Evans was a charge against the Democratic
party, which vras "better cal8
culated to injure the party than
\eolies to The State
? r> _ _ A x * / \. V1 *n T"\
I mougn ii came irom an
IvEPUBLICAX." I enclose a copy of
my reply to The State, wliich, as you
will see. is made up almost entirely
of quotations taken from its own editorial
columns. The editor, after repeated
attacks of this character upon
me, has refused to print my reply. I
am sending you a copy of same,
ivl-iinh in incfirp nnf onlv tr> me but
to the people of South 'Carolina,
should be made public.
Jno. L. 'McLaurin.
Columbia, June 6, 1916.
To the Editor of The State:
In its editorial, "Assails the DemoJ
cracy," in its issue of June 2. The CoJ
lumbia 'State contends that "the charge
brought Dy Mr. Jonn l.. cviCL,aum;
that ex-Governor Evans 'owes his
position as State chairman to the fact
that in 1912 some man not restrained
by conscientious scruples was needed
to overturn the verdict of the people
at the ballot box' is a charge not
so much against Mr. Evans as it i"
against the Democratic party in Souta
The Columbia State mistakes a political
convention ring for the Democratic
party of the State. (Mr. Evans
was repudiated by the people of South
Carolina in 1896, while he 'was stili
governor of the State, and The Columbia
State led the fight for his repudiation,
and none gloried in ' it
Imore than The Columbia State. He
ifcac noon rp-nndiaferi hv the Deonle
[ ?" ??- - -- - - 3very
time he has sought office since.
No harsher things could be said
about any man than The Columbia
State said about Governor Evans then
?and surely the office of governor is
a higher office than that of State
chairman. No harsher things could
easily be said than The Columbia
State has said about other men whc
r\<> drill+ V> rarftUnO
WCIT; gutciuui ui uvu^u uui
Democratic governors elected byDemocrats
after being nominated in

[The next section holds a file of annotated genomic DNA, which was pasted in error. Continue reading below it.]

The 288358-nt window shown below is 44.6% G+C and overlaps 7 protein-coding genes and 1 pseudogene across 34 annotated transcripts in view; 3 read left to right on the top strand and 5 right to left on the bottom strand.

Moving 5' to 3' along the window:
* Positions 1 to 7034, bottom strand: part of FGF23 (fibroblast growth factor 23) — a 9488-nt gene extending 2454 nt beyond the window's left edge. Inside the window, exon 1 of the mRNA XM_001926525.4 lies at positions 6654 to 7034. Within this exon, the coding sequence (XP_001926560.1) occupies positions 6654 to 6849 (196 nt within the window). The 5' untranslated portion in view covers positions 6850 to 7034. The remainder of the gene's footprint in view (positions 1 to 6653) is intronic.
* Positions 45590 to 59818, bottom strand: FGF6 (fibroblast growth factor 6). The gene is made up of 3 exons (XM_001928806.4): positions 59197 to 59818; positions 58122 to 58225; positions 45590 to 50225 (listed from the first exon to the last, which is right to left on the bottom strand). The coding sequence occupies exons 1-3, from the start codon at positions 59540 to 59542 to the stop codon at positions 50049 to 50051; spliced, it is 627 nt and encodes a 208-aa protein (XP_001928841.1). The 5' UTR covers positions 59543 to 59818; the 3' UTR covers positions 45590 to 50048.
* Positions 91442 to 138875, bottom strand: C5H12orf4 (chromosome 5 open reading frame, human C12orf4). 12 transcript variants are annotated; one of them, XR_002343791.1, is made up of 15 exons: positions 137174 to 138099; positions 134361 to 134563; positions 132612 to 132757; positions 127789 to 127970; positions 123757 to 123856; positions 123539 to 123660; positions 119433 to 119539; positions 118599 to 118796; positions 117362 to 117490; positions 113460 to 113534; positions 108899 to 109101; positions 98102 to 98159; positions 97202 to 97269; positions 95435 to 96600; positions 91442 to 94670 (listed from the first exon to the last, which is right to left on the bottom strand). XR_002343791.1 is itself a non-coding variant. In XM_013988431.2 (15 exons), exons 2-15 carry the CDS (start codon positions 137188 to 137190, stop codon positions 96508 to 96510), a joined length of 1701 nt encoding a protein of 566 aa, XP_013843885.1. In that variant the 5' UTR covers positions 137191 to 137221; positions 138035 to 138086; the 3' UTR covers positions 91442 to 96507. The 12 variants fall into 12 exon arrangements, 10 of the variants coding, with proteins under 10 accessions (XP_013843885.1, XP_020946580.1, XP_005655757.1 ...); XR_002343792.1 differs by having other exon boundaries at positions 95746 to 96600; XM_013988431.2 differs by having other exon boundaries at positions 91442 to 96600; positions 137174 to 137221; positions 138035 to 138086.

a Democratic primary.
No charge has been brought against
the Democratic party in South Carolina.
A charge has been brought,
however, and The Columbia State is
the only witness necessary to prove
The contention ring wnicn was
casting around in 1912 for a State
chairman "not restrained by conscientious
scruples, to overturn the
verdict of the people at the ballot
V?\" would naturally turn to the files
ef The Columbia State to select such
a man. Nothing would be more natural?for
aren't all the political records
written theTe, and hasn't The
Columbia State fought, bled and died
with this ring in many political con- j
" - * 4 A A 4 i
tests since February is, ley,:,, uu
which day it -was given birth to fight
the "Reform" movement?
Who was the logical man for the
task to be performed? Some man
who had the experience, of course,
And who had the experience? Why,
John Gary Evans, according to The
Columbia State, then edited by the
late Mr. X. G. Gonzales, whose name
still appears at its masthead. What
had Mr. Gorzales said of Mr. Evans
ae fr\ hi* willinsness to "overturn the
verdict of the people?'' Listen to his
words in the issue o? his paper of
'August 29, 1896:
"It is rumored that Go?v. Evans has
induced by indirection the delay in
the declaration of the primary vote
for senator until to-day in the hope
that Senator Tillman will persuade
the executive committee to throw out j
enough 'boxes in Charleston to give!
him a majority. We are not worried;'
^? not that Pithor Till-'
iui n c uv uui v.wui ? ?
man or the committee would with
open eyes sacrifice the 'Reform'
party to the sucess of a weakling like
Evans. 'Such an outrage would double
the number of those 'Reformers' who
have revolted against Evans. It would
smash the party as nothing else
It must have been on account of
this experience in political chicanery
that the convention of 1912 made him
State chairman. It could not have
| been on account of his merit, and he
| could not have been the choice of the
people, because The Columbia State,
edited by Mr. N. G. Gonzales (whose
name still floats at its masthead),
>awav haek in 1896 tbat THE
| PEOPLE would not risk any further
experiments with him, and that he
could not rise by his own merit. Listen
to the words of Mr. N. G. Gonzales
in the issue of The State of 'September
"Ordinarily we would feel sympathy
for any opponent under such defeat
J 1 "EV-q n O .hoc n ri
| 2.UU IlUUlliiiliiUii ao iuitauo uuc ?> <
i but in his case we cannot be sympa!
thetic. He never deserved to be a
; governor, much less a senator. Neither
his abilities nor his character war'
i ranted him in aspiring to the h'ghe-t